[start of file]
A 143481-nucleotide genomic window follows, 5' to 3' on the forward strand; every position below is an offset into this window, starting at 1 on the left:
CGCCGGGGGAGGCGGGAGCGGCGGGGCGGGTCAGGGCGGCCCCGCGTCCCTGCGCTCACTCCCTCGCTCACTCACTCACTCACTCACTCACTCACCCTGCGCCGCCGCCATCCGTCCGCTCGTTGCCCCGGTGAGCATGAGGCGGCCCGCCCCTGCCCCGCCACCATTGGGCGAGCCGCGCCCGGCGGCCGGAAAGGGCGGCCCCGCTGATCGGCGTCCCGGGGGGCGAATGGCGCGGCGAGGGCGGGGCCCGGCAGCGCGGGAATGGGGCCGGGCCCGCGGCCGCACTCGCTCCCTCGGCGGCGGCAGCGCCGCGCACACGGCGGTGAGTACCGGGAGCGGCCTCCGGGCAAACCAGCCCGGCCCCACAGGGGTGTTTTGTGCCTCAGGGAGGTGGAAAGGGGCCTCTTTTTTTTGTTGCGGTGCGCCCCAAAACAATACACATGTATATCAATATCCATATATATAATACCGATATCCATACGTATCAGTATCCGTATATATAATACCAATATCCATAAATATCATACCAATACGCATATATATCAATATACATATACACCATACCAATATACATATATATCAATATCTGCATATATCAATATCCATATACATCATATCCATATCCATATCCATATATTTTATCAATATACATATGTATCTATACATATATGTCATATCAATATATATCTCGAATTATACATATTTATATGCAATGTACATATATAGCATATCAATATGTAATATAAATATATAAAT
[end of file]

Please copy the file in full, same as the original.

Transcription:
A 143481-nucleotide genomic window follows, 5' to 3' on the forward strand; every position below is an offset into this window, starting at 1 on the left:
CGCCGGGGGAGGCGGGAGCGGCGGGGCGGGTCAGGGCGGCCCCGCGTCCCTGCGCTCACTCCCTCGCTCACTCACTCACTCACTCACTCACTCACCCTGCGCCGCCGCCATCCGTCCGCTCGTTGCCCCGGTGAGCATGAGGCGGCCCGCCCCTGCCCCGCCACCATTGGGCGAGCCGCGCCCGGCGGCCGGAAAGGGCGGCCCCGCTGATCGGCGTCCCGGGGGGCGAATGGCGCGGCGAGGGCGGGGCCCGGCAGCGCGGGAATGGGGCCGGGCCCGCGGCCGCACTCGCTCCCTCGGCGGCGGCAGCGCCGCGCACACGGCGGTGAGTACCGGGAGCGGCCTCCGGGCAAACCAGCCCGGCCCCACAGGGGTGTTTTGTGCCTCAGGGAGGTGGAAAGGGGCCTCTTTTTTTTGTTGCGGTGCGCCCCAAAACAATACACATGTATATCAATATCCATATATATAATACCGATATCCATACGTATCAGTATCCGTATATATAATACCAATATCCATAAATATCATACCAATACGCATATATATCAATATACATATACACCATACCAATATACATATATATCAATATCTGCATATATCAATATCCATATACATCATATCCATATCCATATCCATATATTTTATCAATATACATATGTATCTATACATATATGTCATATCAATATATATCTCGAATTATACATATTTATATGCAATGTACATATATAGCATATCAATATGTAATATAAATATATAAAT